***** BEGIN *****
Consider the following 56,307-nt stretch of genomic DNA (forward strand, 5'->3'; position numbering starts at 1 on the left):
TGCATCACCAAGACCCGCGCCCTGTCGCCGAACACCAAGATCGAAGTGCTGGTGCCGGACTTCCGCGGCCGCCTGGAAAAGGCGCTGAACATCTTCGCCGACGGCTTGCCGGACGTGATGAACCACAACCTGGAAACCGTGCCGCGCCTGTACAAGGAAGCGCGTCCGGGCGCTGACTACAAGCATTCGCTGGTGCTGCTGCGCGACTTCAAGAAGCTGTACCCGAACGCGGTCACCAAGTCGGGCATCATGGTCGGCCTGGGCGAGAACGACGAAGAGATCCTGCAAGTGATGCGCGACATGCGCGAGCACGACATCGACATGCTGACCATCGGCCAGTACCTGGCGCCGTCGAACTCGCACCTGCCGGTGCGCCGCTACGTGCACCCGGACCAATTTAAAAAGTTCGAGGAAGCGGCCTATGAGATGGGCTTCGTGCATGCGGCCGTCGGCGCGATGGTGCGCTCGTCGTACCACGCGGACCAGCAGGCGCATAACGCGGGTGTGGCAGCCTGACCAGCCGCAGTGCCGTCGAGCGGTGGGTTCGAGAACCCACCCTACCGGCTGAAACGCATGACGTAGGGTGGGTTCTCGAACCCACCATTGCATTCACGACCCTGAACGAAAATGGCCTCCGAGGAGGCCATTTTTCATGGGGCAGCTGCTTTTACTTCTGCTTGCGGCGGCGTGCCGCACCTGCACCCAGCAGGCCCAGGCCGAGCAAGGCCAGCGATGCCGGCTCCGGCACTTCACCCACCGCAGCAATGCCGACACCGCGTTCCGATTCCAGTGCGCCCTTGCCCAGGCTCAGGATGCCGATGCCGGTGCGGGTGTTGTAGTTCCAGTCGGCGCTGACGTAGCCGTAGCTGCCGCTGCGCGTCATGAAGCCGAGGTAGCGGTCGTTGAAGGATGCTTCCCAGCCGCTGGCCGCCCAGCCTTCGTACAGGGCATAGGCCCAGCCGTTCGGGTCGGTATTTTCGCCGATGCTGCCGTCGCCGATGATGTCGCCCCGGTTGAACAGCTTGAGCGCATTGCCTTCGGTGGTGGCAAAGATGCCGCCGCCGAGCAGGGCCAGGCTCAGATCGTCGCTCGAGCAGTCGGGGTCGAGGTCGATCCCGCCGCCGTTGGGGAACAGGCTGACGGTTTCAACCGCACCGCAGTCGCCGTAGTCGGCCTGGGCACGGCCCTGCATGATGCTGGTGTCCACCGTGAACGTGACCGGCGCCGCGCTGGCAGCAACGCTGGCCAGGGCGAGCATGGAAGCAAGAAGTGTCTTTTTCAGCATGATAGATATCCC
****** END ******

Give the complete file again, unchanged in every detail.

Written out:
Consider the following 56,307-nt stretch of genomic DNA (forward strand, 5'->3'; position numbering starts at 1 on the left):
TGCATCACCAAGACCCGCGCCCTGTCGCCGAACACCAAGATCGAAGTGCTGGTGCCGGACTTCCGCGGCCGCCTGGAAAAGGCGCTGAACATCTTCGCCGACGGCTTGCCGGACGTGATGAACCACAACCTGGAAACCGTGCCGCGCCTGTACAAGGAAGCGCGTCCGGGCGCTGACTACAAGCATTCGCTGGTGCTGCTGCGCGACTTCAAGAAGCTGTACCCGAACGCGGTCACCAAGTCGGGCATCATGGTCGGCCTGGGCGAGAACGACGAAGAGATCCTGCAAGTGATGCGCGACATGCGCGAGCACGACATCGACATGCTGACCATCGGCCAGTACCTGGCGCCGTCGAACTCGCACCTGCCGGTGCGCCGCTACGTGCACCCGGACCAATTTAAAAAGTTCGAGGAAGCGGCCTATGAGATGGGCTTCGTGCATGCGGCCGTCGGCGCGATGGTGCGCTCGTCGTACCACGCGGACCAGCAGGCGCATAACGCGGGTGTGGCAGCCTGACCAGCCGCAGTGCCGTCGAGCGGTGGGTTCGAGAACCCACCCTACCGGCTGAAACGCATGACGTAGGGTGGGTTCTCGAACCCACCATTGCATTCACGACCCTGAACGAAAATGGCCTCCGAGGAGGCCATTTTTCATGGGGCAGCTGCTTTTACTTCTGCTTGCGGCGGCGTGCCGCACCTGCACCCAGCAGGCCCAGGCCGAGCAAGGCCAGCGATGCCGGCTCCGGCACTTCACCCACCGCAGCAATGCCGACACCGCGTTCCGATTCCAGTGCGCCCTTGCCCAGGCTCAGGATGCCGATGCCGGTGCGGGTGTTGTAGTTCCAGTCGGCGCTGACGTAGCCGTAGCTGCCGCTGCGCGTCATGAAGCCGAGGTAGCGGTCGTTGAAGGATGCTTCCCAGCCGCTGGCCGCCCAGCCTTCGTACAGGGCATAGGCCCAGCCGTTCGGGTCGGTATTTTCGCCGATGCTGCCGTCGCCGATGATGTCGCCCCGGTTGAACAGCTTGAGCGCATTGCCTTCGGTGGTGGCAAAGATGCCGCCGCCGAGCAGGGCCAGGCTCAGATCGTCGCTCGAGCAGTCGGGGTCGAGGTCGATCCCGCCGCCGTTGGGGAACAGGCTGACGGTTTCAACCGCACCGCAGTCGCCGTAGTCGGCCTGGGCACGGCCCTGCATGATGCTGGTGTCCACCGTGAACGTGACCGGCGCCGCGCTGGCAGCAACGCTGGCCAGGGCGAGCATGGAAGCAAGAAGTGTCTTTTTCAGCATGATAGATATCCC